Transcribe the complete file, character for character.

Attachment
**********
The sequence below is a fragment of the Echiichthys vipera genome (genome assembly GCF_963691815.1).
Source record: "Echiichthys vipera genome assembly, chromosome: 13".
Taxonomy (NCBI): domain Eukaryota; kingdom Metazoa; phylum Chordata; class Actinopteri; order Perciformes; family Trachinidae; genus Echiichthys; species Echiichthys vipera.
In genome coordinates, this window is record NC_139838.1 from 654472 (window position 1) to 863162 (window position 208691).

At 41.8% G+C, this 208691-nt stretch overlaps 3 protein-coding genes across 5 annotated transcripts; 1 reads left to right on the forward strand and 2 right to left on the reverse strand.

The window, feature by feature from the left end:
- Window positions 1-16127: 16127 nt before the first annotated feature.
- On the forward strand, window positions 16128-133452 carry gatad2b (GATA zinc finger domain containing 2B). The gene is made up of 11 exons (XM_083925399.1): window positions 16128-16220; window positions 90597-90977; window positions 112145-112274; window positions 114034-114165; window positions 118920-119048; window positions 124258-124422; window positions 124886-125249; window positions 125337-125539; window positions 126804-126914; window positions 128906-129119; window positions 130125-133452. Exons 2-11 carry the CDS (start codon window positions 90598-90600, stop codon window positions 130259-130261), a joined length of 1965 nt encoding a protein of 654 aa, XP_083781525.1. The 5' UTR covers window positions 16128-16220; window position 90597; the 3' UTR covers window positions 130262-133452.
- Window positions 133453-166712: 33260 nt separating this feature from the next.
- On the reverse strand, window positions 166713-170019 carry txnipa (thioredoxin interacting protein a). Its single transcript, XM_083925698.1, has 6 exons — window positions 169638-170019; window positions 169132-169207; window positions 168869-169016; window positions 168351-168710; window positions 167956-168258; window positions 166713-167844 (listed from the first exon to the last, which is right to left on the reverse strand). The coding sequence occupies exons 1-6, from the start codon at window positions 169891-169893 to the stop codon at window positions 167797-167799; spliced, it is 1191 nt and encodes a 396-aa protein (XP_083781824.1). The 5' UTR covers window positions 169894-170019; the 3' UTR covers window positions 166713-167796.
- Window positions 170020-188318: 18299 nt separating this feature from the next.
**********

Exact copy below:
The sequence below is a fragment of the Echiichthys vipera genome (genome assembly GCF_963691815.1).
Source record: "Echiichthys vipera genome assembly, chromosome: 13".
Taxonomy (NCBI): domain Eukaryota; kingdom Metazoa; phylum Chordata; class Actinopteri; order Perciformes; family Trachinidae; genus Echiichthys; species Echiichthys vipera.
In genome coordinates, this window is record NC_139838.1 from 654472 (window position 1) to 863162 (window position 208691).

At 41.8% G+C, this 208691-nt stretch overlaps 3 protein-coding genes across 5 annotated transcripts; 1 reads left to right on the forward strand and 2 right to left on the reverse strand.

The window, feature by feature from the left end:
- Window positions 1-16127: 16127 nt before the first annotated feature.
- On the forward strand, window positions 16128-133452 carry gatad2b (GATA zinc finger domain containing 2B). The gene is made up of 11 exons (XM_083925399.1): window positions 16128-16220; window positions 90597-90977; window positions 112145-112274; window positions 114034-114165; window positions 118920-119048; window positions 124258-124422; window positions 124886-125249; window positions 125337-125539; window positions 126804-126914; window positions 128906-129119; window positions 130125-133452. Exons 2-11 carry the CDS (start codon window positions 90598-90600, stop codon window positions 130259-130261), a joined length of 1965 nt encoding a protein of 654 aa, XP_083781525.1. The 5' UTR covers window positions 16128-16220; window position 90597; the 3' UTR covers window positions 130262-133452.
- Window positions 133453-166712: 33260 nt separating this feature from the next.
- On the reverse strand, window positions 166713-170019 carry txnipa (thioredoxin interacting protein a). Its single transcript, XM_083925698.1, has 6 exons — window positions 169638-170019; window positions 169132-169207; window positions 168869-169016; window positions 168351-168710; window positions 167956-168258; window positions 166713-167844 (listed from the first exon to the last, which is right to left on the reverse strand). The coding sequence occupies exons 1-6, from the start codon at window positions 169891-169893 to the stop codon at window positions 167797-167799; spliced, it is 1191 nt and encodes a 396-aa protein (XP_083781824.1). The 5' UTR covers window positions 169894-170019; the 3' UTR covers window positions 166713-167796.
- Window positions 170020-188318: 18299 nt separating this feature from the next.